This coins in your pocket blog will be about more errors and varieties that I look for. Let me know if you are enjoying this series, because I enjoy writing them! Pre YN Auction frenzy is settling in, and I'm trying to get as many YN dollars as possible before the auction! I will still try to keep the blogs enjoyable though, not cranking out low quality work (I hope you think my work isn't low quality!) Anyways, lets start!
2004 and 2005 Westward Journey Nickels - I don't look for varieties on these, yet. I probably will in the future, but for now I just put aside the examples I find in a jar for later. I probably have around $4 worth by now.
(NOTE) Nickels and dimes are something that I don't search regularly. I will usually get penny boxes from my bank, and don't look at each individual coin carefully when searching coin jars because it takes so much time. My searching method on penny boxes goes something like this: If its a shield cent, I flip it and check the mintmark, if its a D, then it goes in the "dud jar" as I call it, or the jar to return to the bank. If its not a D mintmark, I check the date, 2010, 2014, 2015, 2017 P (If its a nice example) and 2019 coins will go into a pile to be searched later, and the rest go into the dud jar. For memorial cents, I check for the dates that contain errors that I search for, some are 2006, 1997, 1994, 1983, 1982, and 1972. Anything else goes into the dud jar. I will flip all the coins I come across, except if they are shield/memorial cents facing heads. If its anything I usually keep, like wheat cents and Lincoln bicentennials, then it goes into a pile of coins to store later. If the coin looks funny, I will usually look at it through my loupe, but I don't put each coin through the loupe because like I said, it would take to much time. After I've searched all the rolls, I go to the possible errors pile of coins. I sort them into their different dates, except for wide/close AM possible varieties, they go into the same pile. I search the possible wide/close AM's first, because there are usually the most of them, then search the rest.
1982 P No mintmark dime - This coin is pretty subtle if you don't look for it, as it will just look like a regular coin without a mintmark. The truth is, the mint forgot to add the mintmark to the hub, thus the absence of a mintmark! Prices can range from $20 to much more, depending on the condition. There is also a strong reverse and a weak reverse, just as with the 1922 no D cent.
1960 DDO proof dime - Like I said, I don't search dimes very often, and when I do its usually dimes in circulation, so I don't encounter silver dimes very much, and it doesn't help that its a proof! But when I do see a 1960 proof dime, I will check for the DDO. The doubling can be seen with the naked eye, and prices can range up to $200.
1934 DDO quarter - I don't see much silver quarters, as I don't quarter box hunt, and don't really buy silver coins, but I will still check for this elusive doubled die, as it is worth as much as $1000 in uncirculated condition!
2004 Wisconsin Quarter Extra Leaf - Oddly enough, some Wisconsin quarters show an extra leaf on the coin. There are two main varieties, the extra leaf high, and extra leaf low. The high leaf is a little rarer, getting $150 in uncirculated condition. The low leaf still nets around $130 in uncirculated condition, nothing to be scoffed at.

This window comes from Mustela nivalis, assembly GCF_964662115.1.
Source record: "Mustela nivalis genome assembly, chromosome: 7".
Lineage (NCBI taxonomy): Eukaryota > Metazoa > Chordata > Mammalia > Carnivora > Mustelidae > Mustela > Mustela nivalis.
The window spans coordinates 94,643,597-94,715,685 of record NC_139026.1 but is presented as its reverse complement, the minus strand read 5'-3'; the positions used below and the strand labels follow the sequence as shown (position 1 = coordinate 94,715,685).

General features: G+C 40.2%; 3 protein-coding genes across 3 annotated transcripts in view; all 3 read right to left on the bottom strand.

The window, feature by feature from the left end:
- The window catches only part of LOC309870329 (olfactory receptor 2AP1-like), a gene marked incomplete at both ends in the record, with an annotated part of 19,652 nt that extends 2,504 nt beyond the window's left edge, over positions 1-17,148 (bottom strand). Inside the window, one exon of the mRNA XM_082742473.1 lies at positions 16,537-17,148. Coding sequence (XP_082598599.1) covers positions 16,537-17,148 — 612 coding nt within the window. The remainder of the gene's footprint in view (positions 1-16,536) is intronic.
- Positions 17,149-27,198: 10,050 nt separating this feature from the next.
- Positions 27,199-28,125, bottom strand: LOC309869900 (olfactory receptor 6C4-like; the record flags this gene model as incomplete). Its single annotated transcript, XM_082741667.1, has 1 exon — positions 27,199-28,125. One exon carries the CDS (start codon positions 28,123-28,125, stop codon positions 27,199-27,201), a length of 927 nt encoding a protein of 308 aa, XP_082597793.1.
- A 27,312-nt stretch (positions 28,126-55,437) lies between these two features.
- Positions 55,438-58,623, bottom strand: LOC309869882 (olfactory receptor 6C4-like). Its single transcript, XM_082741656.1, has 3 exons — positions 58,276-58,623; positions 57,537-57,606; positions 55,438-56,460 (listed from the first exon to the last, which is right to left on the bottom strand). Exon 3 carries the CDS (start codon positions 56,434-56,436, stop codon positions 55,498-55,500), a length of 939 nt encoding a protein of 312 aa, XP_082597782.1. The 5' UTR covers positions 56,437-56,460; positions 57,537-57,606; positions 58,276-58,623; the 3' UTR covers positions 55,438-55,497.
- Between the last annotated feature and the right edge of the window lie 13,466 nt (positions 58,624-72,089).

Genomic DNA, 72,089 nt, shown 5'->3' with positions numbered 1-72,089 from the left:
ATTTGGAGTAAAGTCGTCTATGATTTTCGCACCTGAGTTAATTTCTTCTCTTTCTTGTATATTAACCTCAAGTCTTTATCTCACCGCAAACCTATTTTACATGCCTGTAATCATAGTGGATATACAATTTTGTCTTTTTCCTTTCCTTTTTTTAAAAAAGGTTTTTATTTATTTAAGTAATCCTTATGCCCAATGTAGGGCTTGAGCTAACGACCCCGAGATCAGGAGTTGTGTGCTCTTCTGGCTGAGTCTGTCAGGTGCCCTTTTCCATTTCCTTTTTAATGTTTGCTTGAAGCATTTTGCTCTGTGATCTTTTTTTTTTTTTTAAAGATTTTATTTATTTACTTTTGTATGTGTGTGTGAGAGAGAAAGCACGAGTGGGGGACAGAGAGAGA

2008 Alaska Quarter Extra Claw - This coin isn't really worth a premium, since its kind of an obselete variety, hasn't gained alot of attention and there really isn't a market for it. The only reason I know this exists is beacause Rob Finds Treasure, a popular coin hunting youtuber that I used to frequently watch, looks for them. I have found 2 out of around 20 quarters searched, so either I got really lucky or they aren't very rare. The extra claw can be found on the bear's left hand.
2015 Homestead Quarter DDO - This is another one of those state/monument quarter varieties that isn't well known. This one has a wider audience, with people selling it for around $5 on eBay. The doubling on this coin is in the middle, where the pump meets the window. It will show an extra pump handle, or extra window panes.
2016 Harpers Ferry Quarter DDO - A lot like the above, this coins doubling in in the middle of the design, on the windows. Doubling will show extra or extended window panes. This variety can fetch around $5, if you can find a buyer. That's the problem with these modern varieties, they don't get a lot of attention, so there really isn't much of a market for them. You can find a neat variety, but you will have trouble finding a buyer for it.
(NOTE) A great website to use for identifying your variety is varietyvista.com. It will show all (or most) of the documented varieties for the date in question. There are literally hundreds of different versions of the most popular variety of the date. For example, the 2009 varieties, most people don't know what they are, and if they do, they only know of the most popular ones, the ones with significant doubling. There are 9 or 10 (my memory fails me) 2009 DDRs with an FS (Fivaz Stanton) number. Basically what that means is that the variety is included in the Cherry Pickers' Guide, which includes the most popular varieties. However, there are over 300 different varieties on the 4 different designs! Yes, 300! Over 100 of them are on the Birth and Early Childhood design, and show minor doubling on the logs on the cabin, and only about 30 or so are really, significant.
(EDIT) I forgot to include the 1976 Bicentennial doubled dies, so I will include those in the next edition.